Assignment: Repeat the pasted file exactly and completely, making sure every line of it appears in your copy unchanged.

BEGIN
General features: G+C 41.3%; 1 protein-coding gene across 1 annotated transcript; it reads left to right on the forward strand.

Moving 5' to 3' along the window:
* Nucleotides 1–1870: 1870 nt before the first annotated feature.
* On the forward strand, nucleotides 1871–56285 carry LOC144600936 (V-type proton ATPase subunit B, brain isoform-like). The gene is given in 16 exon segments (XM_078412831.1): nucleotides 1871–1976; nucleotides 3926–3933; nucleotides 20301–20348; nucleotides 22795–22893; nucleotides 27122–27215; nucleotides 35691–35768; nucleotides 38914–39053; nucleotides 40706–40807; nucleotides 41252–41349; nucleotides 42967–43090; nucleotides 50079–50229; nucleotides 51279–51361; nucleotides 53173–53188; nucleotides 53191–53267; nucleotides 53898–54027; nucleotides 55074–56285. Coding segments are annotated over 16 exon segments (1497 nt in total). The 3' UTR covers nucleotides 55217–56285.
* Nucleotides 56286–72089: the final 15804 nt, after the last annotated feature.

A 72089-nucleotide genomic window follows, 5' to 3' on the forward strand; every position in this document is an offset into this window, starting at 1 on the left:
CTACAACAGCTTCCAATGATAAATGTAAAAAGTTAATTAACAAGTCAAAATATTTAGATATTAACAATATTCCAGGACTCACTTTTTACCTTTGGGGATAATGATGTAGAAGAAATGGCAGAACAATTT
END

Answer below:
General features: G+C 41.3%; 1 protein-coding gene across 1 annotated transcript; it reads left to right on the forward strand.

Moving 5' to 3' along the window:
* Nucleotides 1–1870: 1870 nt before the first annotated feature.
* On the forward strand, nucleotides 1871–56285 carry LOC144600936 (V-type proton ATPase subunit B, brain isoform-like). The gene is given in 16 exon segments (XM_078412831.1): nucleotides 1871–1976; nucleotides 3926–3933; nucleotides 20301–20348; nucleotides 22795–22893; nucleotides 27122–27215; nucleotides 35691–35768; nucleotides 38914–39053; nucleotides 40706–40807; nucleotides 41252–41349; nucleotides 42967–43090; nucleotides 50079–50229; nucleotides 51279–51361; nucleotides 53173–53188; nucleotides 53191–53267; nucleotides 53898–54027; nucleotides 55074–56285. Coding segments are annotated over 16 exon segments (1497 nt in total). The 3' UTR covers nucleotides 55217–56285.
* Nucleotides 56286–72089: the final 15804 nt, after the last annotated feature.

A 72089-nucleotide genomic window follows, 5' to 3' on the forward strand; every position in this document is an offset into this window, starting at 1 on the left:
CTACAACAGCTTCCAATGATAAATGTAAAAAGTTAATTAACAAGTCAAAATATTTAGATATTAACAATATTCCAGGACTCACTTTTTACCTTTGGGGATAATGATGTAGAAGAAATGGCAGAACAATTT